Under pressure from some Democrats to change the subject from national security – regarded by many as President George Bush’s strongest issue – Kerry tried to focus exclusively on the economy and other domestic topics at a neighbourhood meeting on Monday, but supporters raised the Iraq subject.
Although he declined to set a precise timetable for pulling out US troops, the presidential hopeful said it would be possible if certain conditions were met, such as bringing in allies to help with security.
The Massachusetts senator, who has said he would have voted to give Bush the authority to use force if necessary against Iraq even if he had known at the time that Saddam Hussein had no weapons of mass destruction, has struggled to draw clear contrasts with the president.
“I would not have done just one thing differently than the
president on Iraq, I would have done everything differently
than the president on Iraq,” he said.
“I said this from the beginning of the debate to the walk up to the war. I said: ‘Mr President don’t rush to war, take the time to build a legitimate coalition and have a plan to win the peace’.”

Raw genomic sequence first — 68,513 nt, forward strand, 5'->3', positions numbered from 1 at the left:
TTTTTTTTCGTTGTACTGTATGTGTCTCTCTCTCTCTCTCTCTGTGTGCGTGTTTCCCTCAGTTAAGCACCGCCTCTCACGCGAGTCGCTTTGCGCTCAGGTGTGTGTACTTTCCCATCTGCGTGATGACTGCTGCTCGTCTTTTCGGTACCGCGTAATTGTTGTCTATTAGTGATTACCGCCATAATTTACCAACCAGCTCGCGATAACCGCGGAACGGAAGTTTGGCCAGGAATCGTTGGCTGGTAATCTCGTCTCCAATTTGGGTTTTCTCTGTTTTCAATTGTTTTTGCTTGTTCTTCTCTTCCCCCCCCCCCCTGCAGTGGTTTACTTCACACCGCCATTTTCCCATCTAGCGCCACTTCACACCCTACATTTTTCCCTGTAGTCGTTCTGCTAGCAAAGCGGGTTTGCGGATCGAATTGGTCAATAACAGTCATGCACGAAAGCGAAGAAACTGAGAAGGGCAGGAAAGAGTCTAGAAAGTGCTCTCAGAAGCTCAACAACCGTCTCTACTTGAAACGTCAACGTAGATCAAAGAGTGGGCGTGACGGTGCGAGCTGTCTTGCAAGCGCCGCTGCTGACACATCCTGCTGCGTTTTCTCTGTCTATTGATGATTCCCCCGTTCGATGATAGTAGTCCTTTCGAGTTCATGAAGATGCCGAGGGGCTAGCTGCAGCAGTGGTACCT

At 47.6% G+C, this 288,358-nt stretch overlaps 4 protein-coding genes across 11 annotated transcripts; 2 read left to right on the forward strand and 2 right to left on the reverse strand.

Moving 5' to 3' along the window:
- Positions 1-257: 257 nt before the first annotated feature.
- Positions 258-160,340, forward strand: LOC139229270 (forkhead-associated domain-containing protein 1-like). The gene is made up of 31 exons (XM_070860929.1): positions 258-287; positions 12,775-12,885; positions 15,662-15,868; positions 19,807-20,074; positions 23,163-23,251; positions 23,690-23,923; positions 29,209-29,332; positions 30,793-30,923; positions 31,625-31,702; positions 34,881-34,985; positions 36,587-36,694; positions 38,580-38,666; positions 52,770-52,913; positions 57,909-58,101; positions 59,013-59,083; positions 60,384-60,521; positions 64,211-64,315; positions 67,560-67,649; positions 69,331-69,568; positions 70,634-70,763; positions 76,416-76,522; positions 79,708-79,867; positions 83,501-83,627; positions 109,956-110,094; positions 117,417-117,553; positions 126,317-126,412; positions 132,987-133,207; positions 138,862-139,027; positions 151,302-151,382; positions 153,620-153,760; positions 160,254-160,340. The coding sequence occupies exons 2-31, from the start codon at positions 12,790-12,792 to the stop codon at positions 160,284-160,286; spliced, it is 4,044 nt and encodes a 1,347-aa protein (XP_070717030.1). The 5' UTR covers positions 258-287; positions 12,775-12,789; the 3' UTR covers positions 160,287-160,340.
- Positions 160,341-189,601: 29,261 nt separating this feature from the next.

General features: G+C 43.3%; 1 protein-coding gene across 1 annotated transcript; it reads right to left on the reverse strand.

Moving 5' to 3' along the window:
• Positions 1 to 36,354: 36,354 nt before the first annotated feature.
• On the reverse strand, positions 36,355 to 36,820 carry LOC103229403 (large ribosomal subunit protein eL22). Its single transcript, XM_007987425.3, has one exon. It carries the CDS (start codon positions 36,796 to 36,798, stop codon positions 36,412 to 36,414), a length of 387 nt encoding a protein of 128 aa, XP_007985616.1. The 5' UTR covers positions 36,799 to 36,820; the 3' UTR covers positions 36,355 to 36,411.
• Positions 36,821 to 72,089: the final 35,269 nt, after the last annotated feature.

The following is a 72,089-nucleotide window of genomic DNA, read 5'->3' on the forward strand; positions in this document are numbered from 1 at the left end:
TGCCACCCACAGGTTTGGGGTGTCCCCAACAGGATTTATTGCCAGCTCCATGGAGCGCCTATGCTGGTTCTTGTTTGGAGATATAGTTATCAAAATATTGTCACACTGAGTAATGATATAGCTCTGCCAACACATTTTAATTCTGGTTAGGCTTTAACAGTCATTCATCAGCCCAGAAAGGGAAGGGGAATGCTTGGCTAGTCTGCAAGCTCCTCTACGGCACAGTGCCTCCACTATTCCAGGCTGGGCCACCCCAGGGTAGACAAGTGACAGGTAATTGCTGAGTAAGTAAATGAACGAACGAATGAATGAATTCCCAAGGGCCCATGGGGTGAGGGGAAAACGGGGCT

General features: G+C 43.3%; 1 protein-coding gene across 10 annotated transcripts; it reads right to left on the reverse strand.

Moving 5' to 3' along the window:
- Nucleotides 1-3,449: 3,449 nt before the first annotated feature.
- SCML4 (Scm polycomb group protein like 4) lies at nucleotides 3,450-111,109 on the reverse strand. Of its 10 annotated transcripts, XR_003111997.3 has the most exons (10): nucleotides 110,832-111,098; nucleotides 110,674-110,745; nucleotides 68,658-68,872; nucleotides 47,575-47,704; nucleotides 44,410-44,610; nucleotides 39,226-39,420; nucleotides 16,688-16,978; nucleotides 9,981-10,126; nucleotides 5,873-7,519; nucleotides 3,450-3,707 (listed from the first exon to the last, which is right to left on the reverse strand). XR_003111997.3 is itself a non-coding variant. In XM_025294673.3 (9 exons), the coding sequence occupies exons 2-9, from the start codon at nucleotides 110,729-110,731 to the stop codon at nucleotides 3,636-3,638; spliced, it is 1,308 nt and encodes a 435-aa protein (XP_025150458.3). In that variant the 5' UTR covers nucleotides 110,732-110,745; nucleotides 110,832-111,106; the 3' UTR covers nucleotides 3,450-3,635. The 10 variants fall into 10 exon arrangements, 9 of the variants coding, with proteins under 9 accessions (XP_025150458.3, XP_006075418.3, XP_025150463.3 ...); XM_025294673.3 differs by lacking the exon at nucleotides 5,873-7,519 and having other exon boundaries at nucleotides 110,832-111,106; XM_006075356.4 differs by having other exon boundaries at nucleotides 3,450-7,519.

“We want those troops home and my goal would be to try to get them home in my first term“
Kerry said Bush had failed on all three counts. He called the president’s talk about a coalition fighting alongside about
125,000 US troops “the phoniest thing I’ve ever heard”.
“You’ve about 500 troops here, 500 troops there and it’s
American troops that are 90% of the combat casualties
and it’s American taxpayers that are paying 90% of the
cost of the war,” he said.
“It’s the wrong war, in the wrong place at the wrong time,” he added.
No long-term designs
Kerry, like Bush, promised that the US would stay the course in Iraq until the country was secure, saying: “We have to do what we need to do to get out and do it right.”
He also said Washington should make it clear to the world that the US had no “long-term designs to maintain bases and troops in Iraq”.
“We want those troops home and my goal would be to try to get them home in my first term and I believe that can be done,” he said.
If Kerry were to beat Bush in the 2 November election, his first four-year term would end in January 2009.